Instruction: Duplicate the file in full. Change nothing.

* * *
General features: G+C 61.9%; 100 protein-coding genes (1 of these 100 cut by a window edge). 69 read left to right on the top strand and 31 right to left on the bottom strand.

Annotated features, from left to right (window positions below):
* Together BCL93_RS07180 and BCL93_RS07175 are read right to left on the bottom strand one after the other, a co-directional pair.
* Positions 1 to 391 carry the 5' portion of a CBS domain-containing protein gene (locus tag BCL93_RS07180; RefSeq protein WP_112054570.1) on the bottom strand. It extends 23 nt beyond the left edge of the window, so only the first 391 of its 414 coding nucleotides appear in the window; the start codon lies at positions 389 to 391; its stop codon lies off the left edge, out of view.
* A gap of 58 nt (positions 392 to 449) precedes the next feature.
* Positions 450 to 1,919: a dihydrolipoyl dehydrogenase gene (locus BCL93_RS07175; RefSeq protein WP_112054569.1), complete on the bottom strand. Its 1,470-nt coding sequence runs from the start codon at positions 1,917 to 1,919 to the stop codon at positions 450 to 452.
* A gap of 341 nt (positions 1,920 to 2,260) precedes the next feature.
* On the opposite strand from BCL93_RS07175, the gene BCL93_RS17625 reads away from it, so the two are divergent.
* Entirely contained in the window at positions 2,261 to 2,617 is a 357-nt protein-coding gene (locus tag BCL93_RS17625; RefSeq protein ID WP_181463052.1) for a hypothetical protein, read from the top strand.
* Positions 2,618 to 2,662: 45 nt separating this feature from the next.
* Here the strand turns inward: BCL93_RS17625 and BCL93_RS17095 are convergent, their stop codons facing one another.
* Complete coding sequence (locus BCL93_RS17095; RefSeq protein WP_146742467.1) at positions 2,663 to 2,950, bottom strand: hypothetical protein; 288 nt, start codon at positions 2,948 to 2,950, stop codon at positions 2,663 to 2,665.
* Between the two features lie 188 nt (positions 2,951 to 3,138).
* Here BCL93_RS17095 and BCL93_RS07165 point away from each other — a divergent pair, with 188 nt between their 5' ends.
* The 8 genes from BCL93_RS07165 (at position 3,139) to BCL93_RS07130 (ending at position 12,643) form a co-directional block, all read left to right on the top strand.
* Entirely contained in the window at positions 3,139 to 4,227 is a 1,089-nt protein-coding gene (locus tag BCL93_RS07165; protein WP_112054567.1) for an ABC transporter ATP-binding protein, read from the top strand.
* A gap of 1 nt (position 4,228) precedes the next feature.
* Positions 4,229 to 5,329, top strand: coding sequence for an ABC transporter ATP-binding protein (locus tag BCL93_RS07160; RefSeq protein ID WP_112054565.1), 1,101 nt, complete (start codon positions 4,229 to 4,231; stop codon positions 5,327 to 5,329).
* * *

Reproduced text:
General features: G+C 61.9%; 100 protein-coding genes (1 of these 100 cut by a window edge). 69 read left to right on the top strand and 31 right to left on the bottom strand.

Annotated features, from left to right (window positions below):
* Together BCL93_RS07180 and BCL93_RS07175 are read right to left on the bottom strand one after the other, a co-directional pair.
* Positions 1 to 391 carry the 5' portion of a CBS domain-containing protein gene (locus tag BCL93_RS07180; RefSeq protein WP_112054570.1) on the bottom strand. It extends 23 nt beyond the left edge of the window, so only the first 391 of its 414 coding nucleotides appear in the window; the start codon lies at positions 389 to 391; its stop codon lies off the left edge, out of view.
* A gap of 58 nt (positions 392 to 449) precedes the next feature.
* Positions 450 to 1,919: a dihydrolipoyl dehydrogenase gene (locus BCL93_RS07175; RefSeq protein WP_112054569.1), complete on the bottom strand. Its 1,470-nt coding sequence runs from the start codon at positions 1,917 to 1,919 to the stop codon at positions 450 to 452.
* A gap of 341 nt (positions 1,920 to 2,260) precedes the next feature.
* On the opposite strand from BCL93_RS07175, the gene BCL93_RS17625 reads away from it, so the two are divergent.
* Entirely contained in the window at positions 2,261 to 2,617 is a 357-nt protein-coding gene (locus tag BCL93_RS17625; RefSeq protein ID WP_181463052.1) for a hypothetical protein, read from the top strand.
* Positions 2,618 to 2,662: 45 nt separating this feature from the next.
* Here the strand turns inward: BCL93_RS17625 and BCL93_RS17095 are convergent, their stop codons facing one another.
* Complete coding sequence (locus BCL93_RS17095; RefSeq protein WP_146742467.1) at positions 2,663 to 2,950, bottom strand: hypothetical protein; 288 nt, start codon at positions 2,948 to 2,950, stop codon at positions 2,663 to 2,665.
* Between the two features lie 188 nt (positions 2,951 to 3,138).
* Here BCL93_RS17095 and BCL93_RS07165 point away from each other — a divergent pair, with 188 nt between their 5' ends.
* The 8 genes from BCL93_RS07165 (at position 3,139) to BCL93_RS07130 (ending at position 12,643) form a co-directional block, all read left to right on the top strand.
* Entirely contained in the window at positions 3,139 to 4,227 is a 1,089-nt protein-coding gene (locus tag BCL93_RS07165; protein WP_112054567.1) for an ABC transporter ATP-binding protein, read from the top strand.
* A gap of 1 nt (position 4,228) precedes the next feature.
* Positions 4,229 to 5,329, top strand: coding sequence for an ABC transporter ATP-binding protein (locus tag BCL93_RS07160; RefSeq protein ID WP_112054565.1), 1,101 nt, complete (start codon positions 4,229 to 4,231; stop codon positions 5,327 to 5,329).